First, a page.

Saturday, December 24, 2011

Acadian - North and South

"Today, the five main concentrations of Acadian descendants are found in the Canadian maritime provinces, Quebec, Louisiana, New England, and France."
...but now there are a few in Pensacola/Gulf Breeze area to get access to delicious Florida oysters...

This past Thanksgiving I made my usual traditional meat stuffing*, a French-Canadian dish that was always on our table on the holidays, either at our house or at my grandparents' tables - Mémère and Pépère Chabot, or Mémère Bossé. I have made it year after year and it NEVER, EVER tasted like my Dad's - NEVER! It is the single most frustrating culinary goal I have. My boys love meat stuffing and they are always gracious about mine, as is my husband but they will admit if pressed that it is not like Pépère's - and so the quest continues...My parents are both French-Canadian and both grew up in Fall River, Massachusetts, about 20 miles SE of Providence, Rhode Island. I remember growing up with  summer vacations and holidays there full of aunties, uncles, grandparents, cousins and food, regional and ethnic during those trips.

So back to Thanksgiving's meat stuffing - I made too much and froze the extra. The stuffing was OK but it still lacked something. I was already thinking about what to do with it at Christmas, what I could do to spice it up a bit. My sister Michele was hosting the family Christmas Eve gathering this year and the theme was a Cajun Christmas. (She is the oldest of the twin girls, the last female birth in our family. The final child was my brother Bobby, the only boy in a family of 8 children.)  I had just been to New Orleans with my husband and we had eaten at a wonderful restaurant, Cochon's, where I ordered a Meat and Oyster Pie. The filling reminded me of our family's meat stuffing and I had decided then that I wanted to try to make Meat and Oyster Pie for Christmas. The party was the perfect opportunity to make myself do this and so this blog entry is that recipe, or as close to it as I can remember!

I started with the recipe for Cajun Meat and Oyster Pie below, and used it for my inspiration but I did not follow it to the letter. I always use Pillsbury Pie Crusts - found in the refrigerator section of the grocery store because they are good and I am a terrible pie crust maker.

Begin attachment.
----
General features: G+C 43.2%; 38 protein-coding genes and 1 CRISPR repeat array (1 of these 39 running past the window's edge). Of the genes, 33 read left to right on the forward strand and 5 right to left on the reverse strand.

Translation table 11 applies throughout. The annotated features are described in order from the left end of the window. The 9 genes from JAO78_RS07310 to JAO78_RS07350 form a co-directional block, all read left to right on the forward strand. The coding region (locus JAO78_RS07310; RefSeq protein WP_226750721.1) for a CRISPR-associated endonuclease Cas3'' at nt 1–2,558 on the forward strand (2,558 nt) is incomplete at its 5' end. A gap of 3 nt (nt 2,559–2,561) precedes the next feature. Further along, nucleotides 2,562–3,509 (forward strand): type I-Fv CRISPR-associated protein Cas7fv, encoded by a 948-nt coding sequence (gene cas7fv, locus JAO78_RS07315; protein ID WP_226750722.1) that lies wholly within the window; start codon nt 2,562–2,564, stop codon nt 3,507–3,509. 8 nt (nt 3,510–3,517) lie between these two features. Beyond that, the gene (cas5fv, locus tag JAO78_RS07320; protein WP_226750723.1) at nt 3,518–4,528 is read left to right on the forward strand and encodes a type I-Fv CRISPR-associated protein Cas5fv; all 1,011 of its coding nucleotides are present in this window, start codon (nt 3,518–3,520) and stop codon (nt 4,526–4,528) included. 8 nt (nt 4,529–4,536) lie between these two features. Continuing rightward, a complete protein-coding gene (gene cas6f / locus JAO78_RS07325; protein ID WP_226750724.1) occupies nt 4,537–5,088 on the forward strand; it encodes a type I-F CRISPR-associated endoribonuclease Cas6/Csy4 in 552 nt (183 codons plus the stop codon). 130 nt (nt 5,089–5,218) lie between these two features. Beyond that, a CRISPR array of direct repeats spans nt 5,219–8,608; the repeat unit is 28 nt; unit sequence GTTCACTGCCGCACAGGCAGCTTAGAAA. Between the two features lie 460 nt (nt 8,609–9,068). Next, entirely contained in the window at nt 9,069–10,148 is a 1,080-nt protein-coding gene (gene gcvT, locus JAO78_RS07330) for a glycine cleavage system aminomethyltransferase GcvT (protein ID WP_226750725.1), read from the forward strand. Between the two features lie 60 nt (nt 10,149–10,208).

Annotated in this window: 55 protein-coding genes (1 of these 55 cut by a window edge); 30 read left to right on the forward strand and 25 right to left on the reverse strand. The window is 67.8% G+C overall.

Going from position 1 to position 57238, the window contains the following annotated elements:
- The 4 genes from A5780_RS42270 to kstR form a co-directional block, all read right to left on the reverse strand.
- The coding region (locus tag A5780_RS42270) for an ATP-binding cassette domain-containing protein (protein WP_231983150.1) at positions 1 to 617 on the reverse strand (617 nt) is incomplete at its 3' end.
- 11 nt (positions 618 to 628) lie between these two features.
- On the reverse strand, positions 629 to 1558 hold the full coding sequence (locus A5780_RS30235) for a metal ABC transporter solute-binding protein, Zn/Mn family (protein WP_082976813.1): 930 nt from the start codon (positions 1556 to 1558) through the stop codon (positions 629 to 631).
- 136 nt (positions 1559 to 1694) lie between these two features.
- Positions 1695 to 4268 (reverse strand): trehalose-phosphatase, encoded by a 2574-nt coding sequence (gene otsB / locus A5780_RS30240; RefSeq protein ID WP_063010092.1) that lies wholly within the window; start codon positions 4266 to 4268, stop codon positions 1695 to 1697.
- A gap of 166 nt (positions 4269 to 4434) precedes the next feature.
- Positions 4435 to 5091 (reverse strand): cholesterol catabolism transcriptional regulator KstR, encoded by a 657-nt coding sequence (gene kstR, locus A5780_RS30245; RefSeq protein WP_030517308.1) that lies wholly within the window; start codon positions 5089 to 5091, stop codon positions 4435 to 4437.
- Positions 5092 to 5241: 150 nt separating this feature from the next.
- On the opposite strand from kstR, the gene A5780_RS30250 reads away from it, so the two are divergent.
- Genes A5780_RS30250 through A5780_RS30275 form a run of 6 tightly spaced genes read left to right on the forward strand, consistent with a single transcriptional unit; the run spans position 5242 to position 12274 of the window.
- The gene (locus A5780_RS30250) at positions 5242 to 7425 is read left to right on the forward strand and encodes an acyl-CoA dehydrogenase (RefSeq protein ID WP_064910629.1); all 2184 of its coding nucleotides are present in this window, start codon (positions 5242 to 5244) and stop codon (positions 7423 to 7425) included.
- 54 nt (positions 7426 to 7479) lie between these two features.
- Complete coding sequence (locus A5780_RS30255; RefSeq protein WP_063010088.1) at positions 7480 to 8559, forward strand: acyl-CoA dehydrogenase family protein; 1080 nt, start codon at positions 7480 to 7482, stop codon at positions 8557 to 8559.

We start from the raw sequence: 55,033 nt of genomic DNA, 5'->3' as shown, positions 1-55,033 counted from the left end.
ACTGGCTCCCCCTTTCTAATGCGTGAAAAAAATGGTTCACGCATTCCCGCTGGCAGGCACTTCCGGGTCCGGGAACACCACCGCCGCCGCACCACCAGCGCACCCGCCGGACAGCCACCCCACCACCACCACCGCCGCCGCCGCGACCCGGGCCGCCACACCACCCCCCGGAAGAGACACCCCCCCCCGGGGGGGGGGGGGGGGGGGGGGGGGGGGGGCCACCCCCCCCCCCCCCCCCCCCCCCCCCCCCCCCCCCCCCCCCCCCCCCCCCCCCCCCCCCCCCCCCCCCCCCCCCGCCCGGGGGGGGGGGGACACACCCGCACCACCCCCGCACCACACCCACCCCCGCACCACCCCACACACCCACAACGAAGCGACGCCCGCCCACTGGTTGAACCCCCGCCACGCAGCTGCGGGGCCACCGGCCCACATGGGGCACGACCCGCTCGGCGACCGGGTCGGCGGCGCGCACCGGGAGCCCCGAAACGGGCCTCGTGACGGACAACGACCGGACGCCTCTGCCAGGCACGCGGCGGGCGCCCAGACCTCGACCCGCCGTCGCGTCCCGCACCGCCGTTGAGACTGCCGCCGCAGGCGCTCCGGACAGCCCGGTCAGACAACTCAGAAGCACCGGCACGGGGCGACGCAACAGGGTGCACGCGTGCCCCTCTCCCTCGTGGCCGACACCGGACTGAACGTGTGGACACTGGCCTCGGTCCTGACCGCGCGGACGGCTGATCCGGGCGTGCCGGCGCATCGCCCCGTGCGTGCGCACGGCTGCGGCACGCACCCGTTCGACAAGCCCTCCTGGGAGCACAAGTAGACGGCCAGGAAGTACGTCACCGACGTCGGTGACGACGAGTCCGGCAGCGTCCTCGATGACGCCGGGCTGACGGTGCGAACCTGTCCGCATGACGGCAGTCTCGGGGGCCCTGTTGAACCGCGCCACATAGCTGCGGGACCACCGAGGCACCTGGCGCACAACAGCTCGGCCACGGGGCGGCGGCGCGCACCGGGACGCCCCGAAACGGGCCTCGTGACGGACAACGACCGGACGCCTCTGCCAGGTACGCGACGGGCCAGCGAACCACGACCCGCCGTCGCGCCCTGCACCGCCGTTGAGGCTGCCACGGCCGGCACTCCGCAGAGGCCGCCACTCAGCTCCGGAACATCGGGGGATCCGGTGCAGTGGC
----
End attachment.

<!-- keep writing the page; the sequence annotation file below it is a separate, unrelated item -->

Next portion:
I made the roux as directed as far as the coloring but I added more flour. I set the roux aside. I did not have green onions - I forgot them when I went to the store and I was not going to go back so I added a little bit more onion. I chopped up a green pepper, an orange pepper, a large onion, one elephant garlic. and parsley. I let them simmer in the oyster juice for about 10 minutes, then I added the oysters (I purchased at Joe Patti's, seafood house in Pensacola that you can always rely on for fresh seafood) and the roux and let them simmer about 15-20 minutes. I added salt and pepper to taste and some cayenne pepper.  While that was simmering I made one cup of short grain white rice. The meat stuffing was thawed. After the roux mixture cooled I added the meat stuffing and about 3/4 of the rice I had made, mixed together. And then I made the little pies shown below to take to the party and I made one whole pie to keep here at the house for my family.

My conclusion of this endeavor? I am very happy with the results with a few tweaks to the recipe planned -  a bit less oil in the roux and the green onion tops. It's kind of exciting to me to adapt the heritage I treasure to the area where I live and to create something of my own to pass on. Also, it might get me off the hook from all these years of trying to make meat stuffing like Dad's!

Merry Christmas!

Cajun Meat and Oyster Pie - (the inspiration for my pies)
 1/2 cup oil
 1/4 cup flour
 1 pound ground round
 1/2 pound ground pork -- lean
 1 large onion -- minced
 1 small bell pepper -- minced
 4 cloves garlic -- minced
 1/4 cup chopped green onion tops
 1/4 cup parsley -- chopped
 1 pint oyster -- chopped/drained
 2 teaspoons salt
 1/2 teaspoon red pepper
 3 cups biscuit mix
 1/2 teaspoon red pepper
 1/8 teaspoon salt
 3 tablespoons shortening
 8 or 9 Tbs iced water
 Heat oil in skillet. Add flour. Stir until roux becomes dark brown.
 In another skillet brown beef and pork. Add onion, bell pepper, garlic,
 onion tops and parsley. Saute until vegetables are wilted. Add
 chopped oysters, salt and pepper to taste. Add roux and simmer on low
 heat 20 minutes, stirring occasionally. Set aside and cool. 
 Prepare pastry:
 Stir biscuit mix, red pepper and salt together with fork. Cut
 in shortening with pastry blender or 2 knives. Sprinkle water until
 dough can be worked into ball. Divide in half. Roll out very thin, cut
 into 3-inch rounds. Place 1 tablespoon meat filling in center. Fold
 in half.
 Crimp open edges together with fork. Bake on ungreased sheet in
 preheated 375F oven 20-25 minutes until golden brown. (Can also make 1

* - Below is my Dad's Meat Stuffing Recipe:

Place TWO parts ground beef to ONE part ground pork in pan
with just enough water to cover the meat and simmer one hour.

Add finely chopped onion and garlic cloves to taste and
simmer another two hours. Somewhere along the line season 
with salt, pepper and poultry seasoning to taste.

Shut off and let it sit for awhile to cool and for the fat to settle at 
the top. Then skim off the fat and thicken with bread crumbs. 

To skim the fat a good way is to push a fine strainer down a bit 
at the top of the pan and siphon off the fat and some liquid with 
a baster. There should not be much visible water in the pan 
when you start with the bread crumbs. It should just be a pretty 
wet meat mixture. Baked at 350 degrees until set, or stuff turkey with.


1 comment:

  1. I think I will try these. They were very good at the party MB.